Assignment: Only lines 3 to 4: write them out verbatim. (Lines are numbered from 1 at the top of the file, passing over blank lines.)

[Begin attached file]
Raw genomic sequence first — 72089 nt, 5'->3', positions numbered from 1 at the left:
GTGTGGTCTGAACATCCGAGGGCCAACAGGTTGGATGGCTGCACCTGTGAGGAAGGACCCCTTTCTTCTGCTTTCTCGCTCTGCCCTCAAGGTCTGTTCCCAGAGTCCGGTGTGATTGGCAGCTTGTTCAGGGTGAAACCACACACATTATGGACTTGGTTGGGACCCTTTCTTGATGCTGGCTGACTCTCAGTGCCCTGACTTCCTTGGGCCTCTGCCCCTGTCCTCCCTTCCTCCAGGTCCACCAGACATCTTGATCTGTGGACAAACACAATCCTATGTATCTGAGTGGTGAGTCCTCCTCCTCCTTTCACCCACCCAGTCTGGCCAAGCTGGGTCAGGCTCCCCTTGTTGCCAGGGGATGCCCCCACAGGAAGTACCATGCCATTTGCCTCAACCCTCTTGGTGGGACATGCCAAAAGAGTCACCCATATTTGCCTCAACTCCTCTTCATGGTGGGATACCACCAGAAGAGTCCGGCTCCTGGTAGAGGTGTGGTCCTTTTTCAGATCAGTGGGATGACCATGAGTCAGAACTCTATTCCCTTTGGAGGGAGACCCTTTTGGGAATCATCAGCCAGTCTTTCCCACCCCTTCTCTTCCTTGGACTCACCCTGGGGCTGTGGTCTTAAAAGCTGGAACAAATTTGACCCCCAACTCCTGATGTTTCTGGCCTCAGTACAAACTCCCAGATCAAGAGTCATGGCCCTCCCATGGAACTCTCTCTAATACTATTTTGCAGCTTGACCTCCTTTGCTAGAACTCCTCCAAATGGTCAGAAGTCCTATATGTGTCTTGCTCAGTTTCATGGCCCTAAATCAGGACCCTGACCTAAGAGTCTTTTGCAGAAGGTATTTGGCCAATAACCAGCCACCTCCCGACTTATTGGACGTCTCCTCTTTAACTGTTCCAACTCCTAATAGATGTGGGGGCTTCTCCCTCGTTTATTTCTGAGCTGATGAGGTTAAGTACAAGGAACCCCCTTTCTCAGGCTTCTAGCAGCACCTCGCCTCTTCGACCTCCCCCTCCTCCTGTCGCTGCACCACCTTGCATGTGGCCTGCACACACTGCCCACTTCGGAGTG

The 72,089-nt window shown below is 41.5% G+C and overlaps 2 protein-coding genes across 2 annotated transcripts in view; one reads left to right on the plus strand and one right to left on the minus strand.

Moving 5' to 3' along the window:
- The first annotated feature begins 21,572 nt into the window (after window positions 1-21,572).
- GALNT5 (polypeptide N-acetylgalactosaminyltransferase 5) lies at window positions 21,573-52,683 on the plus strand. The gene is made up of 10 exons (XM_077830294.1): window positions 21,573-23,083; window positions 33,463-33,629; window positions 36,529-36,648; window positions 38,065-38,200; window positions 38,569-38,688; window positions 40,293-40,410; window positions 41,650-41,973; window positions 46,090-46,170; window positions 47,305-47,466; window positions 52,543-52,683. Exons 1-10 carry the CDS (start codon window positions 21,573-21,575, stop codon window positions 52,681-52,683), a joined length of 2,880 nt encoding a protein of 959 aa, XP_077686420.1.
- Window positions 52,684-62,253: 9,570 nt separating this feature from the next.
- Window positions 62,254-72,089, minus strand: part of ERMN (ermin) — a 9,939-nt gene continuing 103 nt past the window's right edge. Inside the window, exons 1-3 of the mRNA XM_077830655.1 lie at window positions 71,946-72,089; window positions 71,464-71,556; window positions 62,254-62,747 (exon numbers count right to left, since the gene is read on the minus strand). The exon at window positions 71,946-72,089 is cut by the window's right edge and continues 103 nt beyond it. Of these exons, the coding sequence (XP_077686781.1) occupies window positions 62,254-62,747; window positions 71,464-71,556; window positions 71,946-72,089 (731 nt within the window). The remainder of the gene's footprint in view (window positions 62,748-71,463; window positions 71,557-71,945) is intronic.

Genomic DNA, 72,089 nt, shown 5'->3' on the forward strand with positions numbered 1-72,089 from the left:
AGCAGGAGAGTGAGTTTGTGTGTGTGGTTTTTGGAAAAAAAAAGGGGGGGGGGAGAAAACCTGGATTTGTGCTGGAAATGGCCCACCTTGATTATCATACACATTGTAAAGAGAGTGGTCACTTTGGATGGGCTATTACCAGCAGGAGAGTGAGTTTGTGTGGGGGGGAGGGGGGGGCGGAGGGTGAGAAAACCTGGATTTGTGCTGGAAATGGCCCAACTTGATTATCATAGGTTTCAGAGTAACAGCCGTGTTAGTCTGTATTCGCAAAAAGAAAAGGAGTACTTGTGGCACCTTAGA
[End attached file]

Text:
The 72,089-nt window shown below is 41.5% G+C and overlaps 2 protein-coding genes across 2 annotated transcripts in view; one reads left to right on the plus strand and one right to left on the minus strand.

Moving 5' to 3' along the window: